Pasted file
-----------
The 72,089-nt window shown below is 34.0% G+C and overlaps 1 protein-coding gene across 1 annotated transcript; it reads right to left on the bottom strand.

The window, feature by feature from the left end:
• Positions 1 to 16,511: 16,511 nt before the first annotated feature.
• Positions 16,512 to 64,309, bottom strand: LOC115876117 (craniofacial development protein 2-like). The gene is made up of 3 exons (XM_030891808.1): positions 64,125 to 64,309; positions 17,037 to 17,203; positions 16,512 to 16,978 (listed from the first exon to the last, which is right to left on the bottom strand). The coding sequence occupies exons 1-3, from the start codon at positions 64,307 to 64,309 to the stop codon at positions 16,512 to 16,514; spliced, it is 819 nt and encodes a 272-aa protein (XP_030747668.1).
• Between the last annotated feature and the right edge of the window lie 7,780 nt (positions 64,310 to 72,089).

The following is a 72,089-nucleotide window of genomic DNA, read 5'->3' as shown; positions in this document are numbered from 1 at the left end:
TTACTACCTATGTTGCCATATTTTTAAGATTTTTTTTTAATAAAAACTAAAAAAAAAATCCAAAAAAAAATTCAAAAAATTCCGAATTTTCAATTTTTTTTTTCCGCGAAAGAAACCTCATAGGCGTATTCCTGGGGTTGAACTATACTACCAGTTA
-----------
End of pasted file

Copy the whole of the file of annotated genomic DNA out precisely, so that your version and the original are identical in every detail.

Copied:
The 72,089-nt window shown below is 34.0% G+C and overlaps 1 protein-coding gene across 1 annotated transcript; it reads right to left on the bottom strand.

The window, feature by feature from the left end:
• Positions 1 to 16,511: 16,511 nt before the first annotated feature.
• Positions 16,512 to 64,309, bottom strand: LOC115876117 (craniofacial development protein 2-like). The gene is made up of 3 exons (XM_030891808.1): positions 64,125 to 64,309; positions 17,037 to 17,203; positions 16,512 to 16,978 (listed from the first exon to the last, which is right to left on the bottom strand). The coding sequence occupies exons 1-3, from the start codon at positions 64,307 to 64,309 to the stop codon at positions 16,512 to 16,514; spliced, it is 819 nt and encodes a 272-aa protein (XP_030747668.1).
• Between the last annotated feature and the right edge of the window lie 7,780 nt (positions 64,310 to 72,089).

The following is a 72,089-nucleotide window of genomic DNA, read 5'->3' as shown; positions in this document are numbered from 1 at the left end:
TTACTACCTATGTTGCCATATTTTTAAGATTTTTTTTTAATAAAAACTAAAAAAAAAATCCAAAAAAAAATTCAAAAAATTCCGAATTTTCAATTTTTTTTTTCCGCGAAAGAAACCTCATAGGCGTATTCCTGGGGTTGAACTATACTACCAGTTA